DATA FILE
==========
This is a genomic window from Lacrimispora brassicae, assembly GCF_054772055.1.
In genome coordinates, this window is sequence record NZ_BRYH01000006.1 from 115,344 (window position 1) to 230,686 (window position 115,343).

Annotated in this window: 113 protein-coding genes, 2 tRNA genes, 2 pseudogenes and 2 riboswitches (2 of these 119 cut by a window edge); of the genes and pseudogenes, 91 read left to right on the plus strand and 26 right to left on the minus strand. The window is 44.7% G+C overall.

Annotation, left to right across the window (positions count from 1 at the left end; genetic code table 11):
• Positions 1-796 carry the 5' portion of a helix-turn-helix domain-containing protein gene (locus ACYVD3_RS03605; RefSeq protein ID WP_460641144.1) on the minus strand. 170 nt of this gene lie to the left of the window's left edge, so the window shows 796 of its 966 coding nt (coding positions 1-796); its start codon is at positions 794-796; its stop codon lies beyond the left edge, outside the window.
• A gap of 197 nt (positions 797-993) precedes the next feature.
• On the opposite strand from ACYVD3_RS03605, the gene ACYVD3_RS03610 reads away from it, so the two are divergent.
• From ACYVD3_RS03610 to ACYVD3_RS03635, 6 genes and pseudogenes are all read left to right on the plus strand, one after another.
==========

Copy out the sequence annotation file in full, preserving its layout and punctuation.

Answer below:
This is a genomic window from Lacrimispora brassicae, assembly GCF_054772055.1.
In genome coordinates, this window is sequence record NZ_BRYH01000006.1 from 115,344 (window position 1) to 230,686 (window position 115,343).

Annotated in this window: 113 protein-coding genes, 2 tRNA genes, 2 pseudogenes and 2 riboswitches (2 of these 119 cut by a window edge); of the genes and pseudogenes, 91 read left to right on the plus strand and 26 right to left on the minus strand. The window is 44.7% G+C overall.

Annotation, left to right across the window (positions count from 1 at the left end; genetic code table 11):
• Positions 1-796 carry the 5' portion of a helix-turn-helix domain-containing protein gene (locus ACYVD3_RS03605; RefSeq protein ID WP_460641144.1) on the minus strand. 170 nt of this gene lie to the left of the window's left edge, so the window shows 796 of its 966 coding nt (coding positions 1-796); its start codon is at positions 794-796; its stop codon lies beyond the left edge, outside the window.
• A gap of 197 nt (positions 797-993) precedes the next feature.
• On the opposite strand from ACYVD3_RS03605, the gene ACYVD3_RS03610 reads away from it, so the two are divergent.
• From ACYVD3_RS03610 to ACYVD3_RS03635, 6 genes and pseudogenes are all read left to right on the plus strand, one after another.